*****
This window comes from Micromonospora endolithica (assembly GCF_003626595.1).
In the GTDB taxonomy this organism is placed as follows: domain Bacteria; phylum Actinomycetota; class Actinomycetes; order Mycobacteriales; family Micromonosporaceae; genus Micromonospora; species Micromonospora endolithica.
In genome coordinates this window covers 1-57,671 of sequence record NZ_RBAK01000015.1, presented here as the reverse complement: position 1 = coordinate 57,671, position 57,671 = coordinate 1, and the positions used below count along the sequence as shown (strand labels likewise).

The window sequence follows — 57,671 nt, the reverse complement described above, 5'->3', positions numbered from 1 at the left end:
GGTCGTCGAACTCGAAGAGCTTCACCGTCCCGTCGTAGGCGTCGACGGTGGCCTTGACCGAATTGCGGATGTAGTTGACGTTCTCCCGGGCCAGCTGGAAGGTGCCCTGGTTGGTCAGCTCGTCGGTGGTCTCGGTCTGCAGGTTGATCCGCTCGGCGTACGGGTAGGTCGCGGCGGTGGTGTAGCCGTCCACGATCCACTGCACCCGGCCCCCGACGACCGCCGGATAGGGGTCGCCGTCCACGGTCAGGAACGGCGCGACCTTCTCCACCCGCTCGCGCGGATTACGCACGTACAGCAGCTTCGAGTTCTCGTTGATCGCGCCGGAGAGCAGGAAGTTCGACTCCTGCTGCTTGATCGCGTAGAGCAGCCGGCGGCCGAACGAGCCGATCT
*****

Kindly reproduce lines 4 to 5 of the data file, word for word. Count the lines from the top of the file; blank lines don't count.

The window sequence follows — 57,671 nt, the reverse complement described above, 5'->3', positions numbered from 1 at the left end:
GGTCGTCGAACTCGAAGAGCTTCACCGTCCCGTCGTAGGCGTCGACGGTGGCCTTGACCGAATTGCGGATGTAGTTGACGTTCTCCCGGGCCAGCTGGAAGGTGCCCTGGTTGGTCAGCTCGTCGGTGGTCTCGGTCTGCAGGTTGATCCGCTCGGCGTACGGGTAGGTCGCGGCGGTGGTGTAGCCGTCCACGATCCACTGCACCCGGCCCCCGACGACCGCCGGATAGGGGTCGCCGTCCACGGTCAGGAACGGCGCGACCTTCTCCACCCGCTCGCGCGGATTACGCACGTACAGCAGCTTCGAGTTCTCGTTGATCGCGCCGGAGAGCAGGAAGTTCGACTCCTGCTGCTTGATCGCGTAGAGCAGCCGGCGGCCGAACGAGCCGATCT